Luke Anderson – Cub
Bearing the IT agenda at Cub grocers
A Midwest grocery chain, Cub—as in Consumers United for Buying—had been making strides in e-commerce, but with COVID-19 and other factors raising the stakes, it reached out to Luke Anderson in September 2020. A veteran tech boss and consultant who had plied his skills in other industries, he soon recognized that a grocery presents challenges uncommon to other retail.
“The grocery business as a whole has lagged behind, not just from a technological standpoint, but from a user-adoption perspective,” he tells Toggle in September after celebrating his first year as CIO at the company headquarters in Stillwater, Minnesota.
“User demand for e-commerce had lagged but the pandemic accelerated it and also pushed grocery e-commerce into demographics that might not have been otherwise interested,” Anderson says.
Those demographics include senior and immune-compromised citizens more susceptible to the virus and thus wanting to avoid crowds. But they’ve adjusted quickly to the wired world, observes Anderson, who’s intent on sustaining the trend. Toward that goal he’s assembled his own infotech team of 15. He’s also introduced new IT functions and nurtured vendor partnerships.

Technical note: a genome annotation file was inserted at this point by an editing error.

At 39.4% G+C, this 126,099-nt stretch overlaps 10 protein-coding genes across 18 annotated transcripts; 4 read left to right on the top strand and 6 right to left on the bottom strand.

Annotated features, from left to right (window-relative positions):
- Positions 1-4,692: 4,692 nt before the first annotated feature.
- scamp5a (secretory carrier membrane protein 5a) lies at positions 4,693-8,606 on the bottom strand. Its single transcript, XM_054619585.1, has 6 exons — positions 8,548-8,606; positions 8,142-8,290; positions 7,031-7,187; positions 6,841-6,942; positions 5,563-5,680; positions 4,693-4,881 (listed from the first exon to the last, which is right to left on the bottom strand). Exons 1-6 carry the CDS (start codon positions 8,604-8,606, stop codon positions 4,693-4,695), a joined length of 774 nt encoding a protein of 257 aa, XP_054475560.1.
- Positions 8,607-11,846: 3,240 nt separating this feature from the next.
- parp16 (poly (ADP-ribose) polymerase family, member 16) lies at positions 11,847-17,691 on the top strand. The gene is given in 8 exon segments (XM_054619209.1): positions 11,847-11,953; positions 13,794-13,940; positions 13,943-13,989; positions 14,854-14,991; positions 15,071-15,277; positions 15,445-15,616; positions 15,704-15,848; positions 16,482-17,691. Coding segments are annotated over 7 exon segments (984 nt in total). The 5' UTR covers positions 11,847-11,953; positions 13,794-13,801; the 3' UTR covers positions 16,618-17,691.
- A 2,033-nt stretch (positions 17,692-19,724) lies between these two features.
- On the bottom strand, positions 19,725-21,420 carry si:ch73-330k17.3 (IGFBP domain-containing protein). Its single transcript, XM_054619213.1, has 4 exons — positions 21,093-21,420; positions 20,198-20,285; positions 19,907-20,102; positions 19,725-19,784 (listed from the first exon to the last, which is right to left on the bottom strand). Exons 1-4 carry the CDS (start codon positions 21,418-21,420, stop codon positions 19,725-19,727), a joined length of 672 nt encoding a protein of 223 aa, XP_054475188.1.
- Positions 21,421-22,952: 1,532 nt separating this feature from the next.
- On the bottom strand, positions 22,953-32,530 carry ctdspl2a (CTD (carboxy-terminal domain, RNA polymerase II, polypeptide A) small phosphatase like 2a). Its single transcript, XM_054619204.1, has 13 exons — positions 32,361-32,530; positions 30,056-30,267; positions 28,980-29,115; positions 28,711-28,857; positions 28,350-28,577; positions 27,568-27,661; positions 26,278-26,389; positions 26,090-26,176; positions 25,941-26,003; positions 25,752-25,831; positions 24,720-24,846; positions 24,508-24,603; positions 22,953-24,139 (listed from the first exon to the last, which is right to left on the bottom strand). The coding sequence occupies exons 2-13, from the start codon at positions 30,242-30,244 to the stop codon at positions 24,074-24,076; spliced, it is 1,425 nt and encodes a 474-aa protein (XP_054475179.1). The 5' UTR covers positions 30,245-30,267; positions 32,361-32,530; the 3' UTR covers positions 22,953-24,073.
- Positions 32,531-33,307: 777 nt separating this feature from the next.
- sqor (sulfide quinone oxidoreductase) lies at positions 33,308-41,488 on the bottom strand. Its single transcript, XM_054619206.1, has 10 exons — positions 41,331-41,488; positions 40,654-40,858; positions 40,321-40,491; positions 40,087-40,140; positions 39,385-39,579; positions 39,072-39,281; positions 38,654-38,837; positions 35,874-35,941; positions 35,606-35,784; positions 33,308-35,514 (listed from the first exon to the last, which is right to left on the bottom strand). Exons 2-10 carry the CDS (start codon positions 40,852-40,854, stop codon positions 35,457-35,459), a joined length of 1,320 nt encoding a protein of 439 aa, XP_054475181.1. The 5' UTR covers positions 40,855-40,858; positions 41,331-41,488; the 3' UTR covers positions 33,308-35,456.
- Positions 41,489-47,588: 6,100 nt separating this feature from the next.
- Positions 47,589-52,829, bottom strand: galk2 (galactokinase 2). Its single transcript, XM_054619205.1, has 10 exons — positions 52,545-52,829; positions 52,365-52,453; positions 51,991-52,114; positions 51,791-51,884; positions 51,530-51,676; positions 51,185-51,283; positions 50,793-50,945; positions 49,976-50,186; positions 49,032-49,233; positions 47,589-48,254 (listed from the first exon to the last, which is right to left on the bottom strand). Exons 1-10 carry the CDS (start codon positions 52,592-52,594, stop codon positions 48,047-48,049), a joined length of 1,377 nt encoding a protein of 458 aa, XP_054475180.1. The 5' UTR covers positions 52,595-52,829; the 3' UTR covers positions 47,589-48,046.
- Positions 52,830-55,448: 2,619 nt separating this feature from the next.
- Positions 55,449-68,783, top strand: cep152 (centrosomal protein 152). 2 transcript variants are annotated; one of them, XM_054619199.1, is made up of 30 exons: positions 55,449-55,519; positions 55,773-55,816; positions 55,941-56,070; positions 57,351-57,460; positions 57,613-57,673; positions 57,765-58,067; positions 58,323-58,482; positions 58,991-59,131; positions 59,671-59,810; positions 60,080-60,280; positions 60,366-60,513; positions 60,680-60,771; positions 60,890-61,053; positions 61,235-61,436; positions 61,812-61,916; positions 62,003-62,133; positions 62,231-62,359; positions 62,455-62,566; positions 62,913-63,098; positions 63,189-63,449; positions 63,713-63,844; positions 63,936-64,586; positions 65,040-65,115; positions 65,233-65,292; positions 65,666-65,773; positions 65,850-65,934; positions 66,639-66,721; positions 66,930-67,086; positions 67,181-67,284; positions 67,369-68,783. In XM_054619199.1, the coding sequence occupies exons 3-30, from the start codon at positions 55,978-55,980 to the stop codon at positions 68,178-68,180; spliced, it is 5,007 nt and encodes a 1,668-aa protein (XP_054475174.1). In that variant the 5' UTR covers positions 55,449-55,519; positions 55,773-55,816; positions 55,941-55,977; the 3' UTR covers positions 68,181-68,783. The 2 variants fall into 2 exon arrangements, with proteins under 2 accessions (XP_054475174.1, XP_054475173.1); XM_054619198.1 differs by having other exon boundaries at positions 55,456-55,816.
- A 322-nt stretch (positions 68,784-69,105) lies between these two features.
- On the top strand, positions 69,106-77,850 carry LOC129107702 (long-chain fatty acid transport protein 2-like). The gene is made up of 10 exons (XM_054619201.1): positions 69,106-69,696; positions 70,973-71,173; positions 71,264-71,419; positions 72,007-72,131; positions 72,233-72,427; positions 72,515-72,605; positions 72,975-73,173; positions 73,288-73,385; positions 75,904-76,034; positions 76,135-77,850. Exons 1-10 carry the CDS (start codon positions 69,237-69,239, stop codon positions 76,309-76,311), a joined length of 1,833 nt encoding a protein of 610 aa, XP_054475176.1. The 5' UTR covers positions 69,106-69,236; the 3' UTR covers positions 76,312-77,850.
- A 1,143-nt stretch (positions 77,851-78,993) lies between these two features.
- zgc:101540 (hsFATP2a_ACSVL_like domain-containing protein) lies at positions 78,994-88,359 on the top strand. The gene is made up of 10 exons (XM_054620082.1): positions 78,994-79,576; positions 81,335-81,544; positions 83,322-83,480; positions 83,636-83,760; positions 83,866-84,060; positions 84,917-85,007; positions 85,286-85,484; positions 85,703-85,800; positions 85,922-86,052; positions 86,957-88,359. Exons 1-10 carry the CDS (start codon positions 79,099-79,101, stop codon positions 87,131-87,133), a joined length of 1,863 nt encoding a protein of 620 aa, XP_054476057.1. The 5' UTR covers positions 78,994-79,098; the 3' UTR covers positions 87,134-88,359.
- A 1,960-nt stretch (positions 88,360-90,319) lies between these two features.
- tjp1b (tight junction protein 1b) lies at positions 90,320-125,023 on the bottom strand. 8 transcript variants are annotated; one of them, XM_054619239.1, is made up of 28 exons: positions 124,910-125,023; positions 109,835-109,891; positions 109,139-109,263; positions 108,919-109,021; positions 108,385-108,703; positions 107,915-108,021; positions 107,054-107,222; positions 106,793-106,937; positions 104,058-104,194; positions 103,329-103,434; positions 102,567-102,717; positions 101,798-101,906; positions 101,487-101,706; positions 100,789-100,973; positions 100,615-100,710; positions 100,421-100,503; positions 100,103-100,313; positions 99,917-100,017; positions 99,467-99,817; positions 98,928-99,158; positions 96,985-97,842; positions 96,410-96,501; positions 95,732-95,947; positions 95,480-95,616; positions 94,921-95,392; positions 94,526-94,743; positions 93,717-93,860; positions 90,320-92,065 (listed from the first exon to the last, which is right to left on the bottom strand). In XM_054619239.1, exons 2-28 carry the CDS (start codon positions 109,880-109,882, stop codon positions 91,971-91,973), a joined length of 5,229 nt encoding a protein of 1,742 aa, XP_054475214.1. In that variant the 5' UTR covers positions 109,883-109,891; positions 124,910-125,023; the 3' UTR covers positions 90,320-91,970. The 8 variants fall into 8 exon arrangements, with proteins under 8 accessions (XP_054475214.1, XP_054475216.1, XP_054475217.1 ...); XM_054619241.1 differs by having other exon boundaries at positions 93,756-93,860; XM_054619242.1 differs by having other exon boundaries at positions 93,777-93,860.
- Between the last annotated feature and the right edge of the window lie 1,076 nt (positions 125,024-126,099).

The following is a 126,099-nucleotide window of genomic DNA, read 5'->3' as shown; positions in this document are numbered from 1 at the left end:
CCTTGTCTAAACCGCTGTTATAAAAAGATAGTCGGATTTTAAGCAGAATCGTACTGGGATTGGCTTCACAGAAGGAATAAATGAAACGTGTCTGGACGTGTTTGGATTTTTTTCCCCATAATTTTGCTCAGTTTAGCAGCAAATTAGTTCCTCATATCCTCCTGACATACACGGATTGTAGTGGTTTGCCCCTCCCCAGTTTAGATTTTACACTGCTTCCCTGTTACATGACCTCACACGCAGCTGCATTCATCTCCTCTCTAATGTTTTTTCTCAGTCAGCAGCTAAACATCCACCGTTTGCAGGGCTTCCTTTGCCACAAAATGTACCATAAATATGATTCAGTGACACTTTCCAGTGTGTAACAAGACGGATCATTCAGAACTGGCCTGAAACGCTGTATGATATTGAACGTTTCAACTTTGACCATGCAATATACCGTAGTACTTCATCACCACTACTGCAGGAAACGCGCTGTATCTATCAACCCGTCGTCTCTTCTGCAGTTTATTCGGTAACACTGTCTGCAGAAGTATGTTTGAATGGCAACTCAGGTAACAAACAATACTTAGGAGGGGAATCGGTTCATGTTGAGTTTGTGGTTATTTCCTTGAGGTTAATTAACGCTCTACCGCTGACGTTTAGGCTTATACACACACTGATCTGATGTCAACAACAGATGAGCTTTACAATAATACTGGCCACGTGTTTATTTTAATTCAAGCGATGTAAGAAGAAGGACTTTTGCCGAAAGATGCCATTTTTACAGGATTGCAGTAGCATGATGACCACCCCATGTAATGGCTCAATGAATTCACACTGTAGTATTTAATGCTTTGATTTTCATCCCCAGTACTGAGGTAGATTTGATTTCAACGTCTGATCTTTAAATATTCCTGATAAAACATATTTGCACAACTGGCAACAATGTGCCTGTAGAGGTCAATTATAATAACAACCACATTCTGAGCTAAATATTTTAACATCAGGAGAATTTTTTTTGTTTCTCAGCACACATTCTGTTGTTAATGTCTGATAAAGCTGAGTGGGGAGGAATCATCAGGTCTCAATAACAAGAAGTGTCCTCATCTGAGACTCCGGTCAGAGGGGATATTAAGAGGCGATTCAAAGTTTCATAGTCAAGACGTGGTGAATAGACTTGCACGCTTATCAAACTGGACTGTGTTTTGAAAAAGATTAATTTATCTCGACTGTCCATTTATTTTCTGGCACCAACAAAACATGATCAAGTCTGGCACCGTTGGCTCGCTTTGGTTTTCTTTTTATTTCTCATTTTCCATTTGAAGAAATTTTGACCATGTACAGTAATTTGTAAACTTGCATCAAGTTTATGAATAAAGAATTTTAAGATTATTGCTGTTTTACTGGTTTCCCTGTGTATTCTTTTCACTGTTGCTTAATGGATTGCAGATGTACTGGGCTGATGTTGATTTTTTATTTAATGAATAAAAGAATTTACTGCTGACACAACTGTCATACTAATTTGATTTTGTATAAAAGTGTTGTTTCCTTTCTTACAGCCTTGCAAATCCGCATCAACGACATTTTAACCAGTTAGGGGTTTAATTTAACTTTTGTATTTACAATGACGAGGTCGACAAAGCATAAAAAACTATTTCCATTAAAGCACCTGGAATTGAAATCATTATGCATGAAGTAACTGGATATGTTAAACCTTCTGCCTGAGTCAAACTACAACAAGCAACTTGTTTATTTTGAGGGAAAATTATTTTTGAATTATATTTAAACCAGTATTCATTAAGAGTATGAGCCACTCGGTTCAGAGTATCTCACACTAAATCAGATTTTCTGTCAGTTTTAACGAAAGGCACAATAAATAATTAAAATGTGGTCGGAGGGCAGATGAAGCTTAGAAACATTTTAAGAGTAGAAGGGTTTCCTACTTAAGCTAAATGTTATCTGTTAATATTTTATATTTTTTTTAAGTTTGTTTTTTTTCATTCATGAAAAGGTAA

“What a whirlwind the past year has been,” Anderson says. “That’s the first word that comes to mind, and in a good way. We’ve got a million issues to think about daily. We’ve made a lot of progress and there’s not a Cub employee who hasn’t been affected by something we’ve done.”
Shoppers take notice
The same might hold true for shoppers at the 80 Cub stores and their pharmacies, most of which are in Minnesota and company-operated, though some are franchised. The brand also includes 29 liquor stores, some also franchised, and the Shoppers chain in the Washington, D.C., and Baltimore area.
Efficiency always the goal, Anderson has been implanting new systems, aided by vendors. “We’re not the full pyramid of infotech,” he explains. “We’re an example of today’s trends where a lot of what we do in IT is managing and integrating partners.”
Network management and security software have been entrusted to Acuative, a New Jersey-based service provider that aids medium-sized companies in digital transformation. The Cub corporate office now runs on the Acuative network, and it will soon be integrated into Cub and Shoppers stores.
Acuative will also provide a cost-effective, fully managed SD-WAN network with next generation firewall and security. The services include the design, deployment and monitoring of Cub’s entire network, which dramatically increased network capability and reliability, Anderson says.
The full article can be found in Toggle Magazine: https://magazine.togglemag.com/html5/reader/production/default.aspx?pubname=&edid=fc3d4240-5add-41a2-b4d6-e0affec28a8f